Not only am I reading “The Hunger Games,” but when I arrived at work this morning I found that the same colleague who loaned it to me had left the two sequels on my desk. I plan to read them, too.
The only thing more embarrassing than catching a guy on the plane looking at pornography on his computer is seeing a guy on the plane reading “The Hunger Games.” Or a Twilight book. Or Harry Potter. The only time I’m O.K. with an adult holding a children’s book is if he’s moving his mouth as he reads.
I appreciate that adults occasionally watch Pixar movies or play video games. That’s fine. Those media don’t require much of your brains. Books are one of our few chances to learn. There’s a reason my teachers didn’t assign me to go home and play three hours of Donkey Kong.
I have no idea what “The Hunger Games” is like. Maybe there are complicated shades of good and evil in each character. Maybe there are Pynchonesque turns of phrase. Maybe it delves into issues of identity, self-justification and anomie that would make David Foster Wallace proud. I don’t know because it’s a book for kids. I’ll read “The Hunger Games” when I finish the previous 3,000 years of fiction written for adults.
Let me see if I understand this. Looking at porn in public is less embarrassing than reading a novel keyed for a younger demographic than the one one inhabits? I… would not have guessed that.
For my part, I am rather grateful that “The Hunger Games” lacks Pynchonesque turns of phrase. If it did, I would probably have hurled it across the room by now. I think Pynchon sucks eggs. I liked “V.” and “The Crying of Lot 49” well enough, but have had enough false starts trying to read “Gravity’s Rainbow” that I know it cannot be worth whatever effort it takes to get through it. The book mark is still in “Against the Day” at the exact point where I flipped its author the metaphorical bird and put it permanently back on the shelf. Conversely, I will happily bore anyone with my theories about the various unresolved questions in “Infinite Jest” — David Foster Wallace is one of my favorite authors. If I write to Mr. Stein and tell him this, will he send me a special wristband to wear on planes so he’ll know I’m just slumming if he sees me reading “Harry Potter”?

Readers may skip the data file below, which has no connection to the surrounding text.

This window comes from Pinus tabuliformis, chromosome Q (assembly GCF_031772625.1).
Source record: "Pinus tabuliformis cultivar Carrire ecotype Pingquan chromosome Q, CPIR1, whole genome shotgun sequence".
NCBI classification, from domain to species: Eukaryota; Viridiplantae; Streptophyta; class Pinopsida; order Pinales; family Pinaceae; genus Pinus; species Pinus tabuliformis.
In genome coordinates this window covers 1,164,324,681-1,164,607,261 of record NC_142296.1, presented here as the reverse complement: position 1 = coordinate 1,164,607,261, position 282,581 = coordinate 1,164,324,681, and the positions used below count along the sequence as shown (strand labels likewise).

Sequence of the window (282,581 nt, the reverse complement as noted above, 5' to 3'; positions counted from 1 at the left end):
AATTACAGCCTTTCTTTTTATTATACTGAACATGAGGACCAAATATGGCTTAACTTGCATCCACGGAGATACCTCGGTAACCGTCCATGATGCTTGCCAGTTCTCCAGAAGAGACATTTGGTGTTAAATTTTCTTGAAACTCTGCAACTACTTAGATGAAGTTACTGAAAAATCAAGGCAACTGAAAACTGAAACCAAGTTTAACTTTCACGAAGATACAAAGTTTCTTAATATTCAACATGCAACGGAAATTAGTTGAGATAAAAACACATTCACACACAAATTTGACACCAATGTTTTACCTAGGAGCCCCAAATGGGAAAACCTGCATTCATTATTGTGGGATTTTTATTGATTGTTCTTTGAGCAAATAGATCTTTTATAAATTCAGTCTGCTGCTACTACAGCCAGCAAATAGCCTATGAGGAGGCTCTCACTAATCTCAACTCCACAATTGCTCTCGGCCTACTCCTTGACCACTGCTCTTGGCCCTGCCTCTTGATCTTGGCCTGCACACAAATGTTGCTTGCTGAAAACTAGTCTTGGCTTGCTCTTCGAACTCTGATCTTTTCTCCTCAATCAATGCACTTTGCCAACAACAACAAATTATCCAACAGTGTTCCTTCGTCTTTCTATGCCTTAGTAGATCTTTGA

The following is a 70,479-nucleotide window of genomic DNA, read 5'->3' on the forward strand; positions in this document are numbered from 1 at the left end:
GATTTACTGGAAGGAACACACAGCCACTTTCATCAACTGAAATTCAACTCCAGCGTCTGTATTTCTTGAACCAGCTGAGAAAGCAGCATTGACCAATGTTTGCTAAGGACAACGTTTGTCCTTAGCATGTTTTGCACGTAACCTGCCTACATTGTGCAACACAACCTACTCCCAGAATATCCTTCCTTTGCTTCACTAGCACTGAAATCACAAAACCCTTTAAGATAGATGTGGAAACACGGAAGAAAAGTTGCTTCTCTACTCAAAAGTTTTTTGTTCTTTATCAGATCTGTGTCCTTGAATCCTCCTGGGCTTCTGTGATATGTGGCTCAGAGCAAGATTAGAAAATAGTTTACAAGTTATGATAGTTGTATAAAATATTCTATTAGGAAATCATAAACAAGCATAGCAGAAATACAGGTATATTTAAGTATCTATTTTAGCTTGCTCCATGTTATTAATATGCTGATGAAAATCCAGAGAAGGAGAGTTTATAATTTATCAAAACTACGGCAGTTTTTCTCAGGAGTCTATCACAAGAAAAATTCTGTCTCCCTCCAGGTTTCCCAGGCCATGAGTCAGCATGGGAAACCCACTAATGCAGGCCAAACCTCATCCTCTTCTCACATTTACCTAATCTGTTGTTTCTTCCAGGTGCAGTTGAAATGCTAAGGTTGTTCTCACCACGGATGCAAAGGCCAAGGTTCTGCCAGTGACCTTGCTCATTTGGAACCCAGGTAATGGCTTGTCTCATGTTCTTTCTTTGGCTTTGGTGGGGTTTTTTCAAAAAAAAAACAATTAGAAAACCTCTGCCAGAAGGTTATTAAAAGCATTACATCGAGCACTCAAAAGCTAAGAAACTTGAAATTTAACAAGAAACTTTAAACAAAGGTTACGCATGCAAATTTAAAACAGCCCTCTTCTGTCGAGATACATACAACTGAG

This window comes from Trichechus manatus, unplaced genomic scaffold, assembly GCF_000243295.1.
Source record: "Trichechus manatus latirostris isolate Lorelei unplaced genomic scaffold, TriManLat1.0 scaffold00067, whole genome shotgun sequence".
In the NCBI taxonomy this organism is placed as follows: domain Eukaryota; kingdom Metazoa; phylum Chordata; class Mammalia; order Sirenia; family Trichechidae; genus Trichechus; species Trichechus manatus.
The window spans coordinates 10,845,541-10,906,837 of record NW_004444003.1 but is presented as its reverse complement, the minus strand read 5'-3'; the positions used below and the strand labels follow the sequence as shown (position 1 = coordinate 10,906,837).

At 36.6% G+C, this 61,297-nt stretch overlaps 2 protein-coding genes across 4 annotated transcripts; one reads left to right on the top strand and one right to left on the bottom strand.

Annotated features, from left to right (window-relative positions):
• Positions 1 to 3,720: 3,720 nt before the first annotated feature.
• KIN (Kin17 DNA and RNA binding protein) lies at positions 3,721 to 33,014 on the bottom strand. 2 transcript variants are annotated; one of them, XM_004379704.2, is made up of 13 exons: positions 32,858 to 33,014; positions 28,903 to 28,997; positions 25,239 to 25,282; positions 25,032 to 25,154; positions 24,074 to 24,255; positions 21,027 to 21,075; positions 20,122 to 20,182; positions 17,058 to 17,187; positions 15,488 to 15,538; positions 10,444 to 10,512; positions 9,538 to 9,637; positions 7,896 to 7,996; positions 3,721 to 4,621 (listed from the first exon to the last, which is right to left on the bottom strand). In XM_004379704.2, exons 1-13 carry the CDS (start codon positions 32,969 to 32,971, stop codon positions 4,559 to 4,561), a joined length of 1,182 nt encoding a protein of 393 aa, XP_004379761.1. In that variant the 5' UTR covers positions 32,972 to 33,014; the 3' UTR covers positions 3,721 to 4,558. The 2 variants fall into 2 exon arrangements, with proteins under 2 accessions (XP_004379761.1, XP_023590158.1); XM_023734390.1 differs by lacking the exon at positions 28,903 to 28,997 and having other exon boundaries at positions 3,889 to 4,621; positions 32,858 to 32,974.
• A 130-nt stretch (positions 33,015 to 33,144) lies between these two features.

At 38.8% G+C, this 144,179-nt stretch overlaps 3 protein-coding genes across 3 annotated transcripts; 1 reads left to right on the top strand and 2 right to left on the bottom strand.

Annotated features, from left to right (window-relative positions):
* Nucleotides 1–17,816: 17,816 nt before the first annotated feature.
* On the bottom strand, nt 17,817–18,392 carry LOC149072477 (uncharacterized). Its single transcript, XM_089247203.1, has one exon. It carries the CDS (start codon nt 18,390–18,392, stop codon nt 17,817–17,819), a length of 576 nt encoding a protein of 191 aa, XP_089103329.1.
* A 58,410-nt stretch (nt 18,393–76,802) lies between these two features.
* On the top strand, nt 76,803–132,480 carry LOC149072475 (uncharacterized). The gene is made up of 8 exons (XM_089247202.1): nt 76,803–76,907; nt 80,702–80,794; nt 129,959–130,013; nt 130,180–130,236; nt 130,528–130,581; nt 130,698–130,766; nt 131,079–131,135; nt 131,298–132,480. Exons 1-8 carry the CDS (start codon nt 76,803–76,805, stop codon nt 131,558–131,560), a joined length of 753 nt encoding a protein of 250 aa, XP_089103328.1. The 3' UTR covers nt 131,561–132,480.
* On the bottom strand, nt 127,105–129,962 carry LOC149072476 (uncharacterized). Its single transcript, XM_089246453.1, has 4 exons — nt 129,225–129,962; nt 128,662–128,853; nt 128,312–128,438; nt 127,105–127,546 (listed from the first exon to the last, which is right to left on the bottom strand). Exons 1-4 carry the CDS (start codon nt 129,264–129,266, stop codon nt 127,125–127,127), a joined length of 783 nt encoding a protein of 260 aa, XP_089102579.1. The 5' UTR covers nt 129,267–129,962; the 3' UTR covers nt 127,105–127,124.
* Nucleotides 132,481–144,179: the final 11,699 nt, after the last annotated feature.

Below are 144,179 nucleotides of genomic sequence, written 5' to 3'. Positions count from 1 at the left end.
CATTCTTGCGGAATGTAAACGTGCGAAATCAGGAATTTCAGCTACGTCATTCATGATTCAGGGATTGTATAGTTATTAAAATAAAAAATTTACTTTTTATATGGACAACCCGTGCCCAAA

Except, hang on a second. First of all, I dispute that movies and video games don’t require much of one’s brains. I don’t play the latter, and will defer to those more expert than me, but they certainly seem cognitively challenging. And I defy anyone to watch “Russian Ark” without using their brains. (Well OK, I guess one could, but why?) There are more and less intellectually stimulating offerings in just about any medium one would want. Mr. Stein seems to have an oddly homogenized, categorical view of them.
But even so, must we always spend our free time learning? Is it not sufficient that I must prove to the American Board of Pediatrics’ ongoing satisfaction that I am continuing to learn at my job in order to remain certified? Must I also dive into tome after tome on the weekends? If I choose to read a book for the sheer pleasure of doing so, am I by definition wasting my time? Because I’ll tell you right now that I would rather run into traffic than spend another minute with a Franzen novel. God forbid I should crack a book open for the sake of a little fun.
And finally, isn’t it maybe just the eensiest, weensiest snobbish for Mr. Stein to imply that people who would enjoy the phenomenal pop culture juggernauts of Potter or Cullen must be doing so because they lack the intellectual heft to read something else? Maybe there might be some value in knowing what it is that everyone else seems to enjoy so much? Lord knows it’s actually kind of helpful for me, when I’m talking with people in my office (who seem to be able to read our educational material without moving their lips) about what they’ve been up to lately, to be able to chat about things like “The Hunger Games” without gloating about how proudly ignorant I am of it. It makes me seem ever so slightly less out of touch, unlike the authors of certain Times opinion pieces I could name.
I’ve got news for Mr. Stein — he’s probably not going to make it through any significant fraction of the previous 3,000 years’ worth of material written for adults. Hell, he’s probably not going to make it through a significant fraction of the reading material that was written in English. Maybe he’ll seem like less of a preening prick if he stopped trying, or telling himself that he’s trying. All work and no play doesn’t do Jack, or his readers, any favors.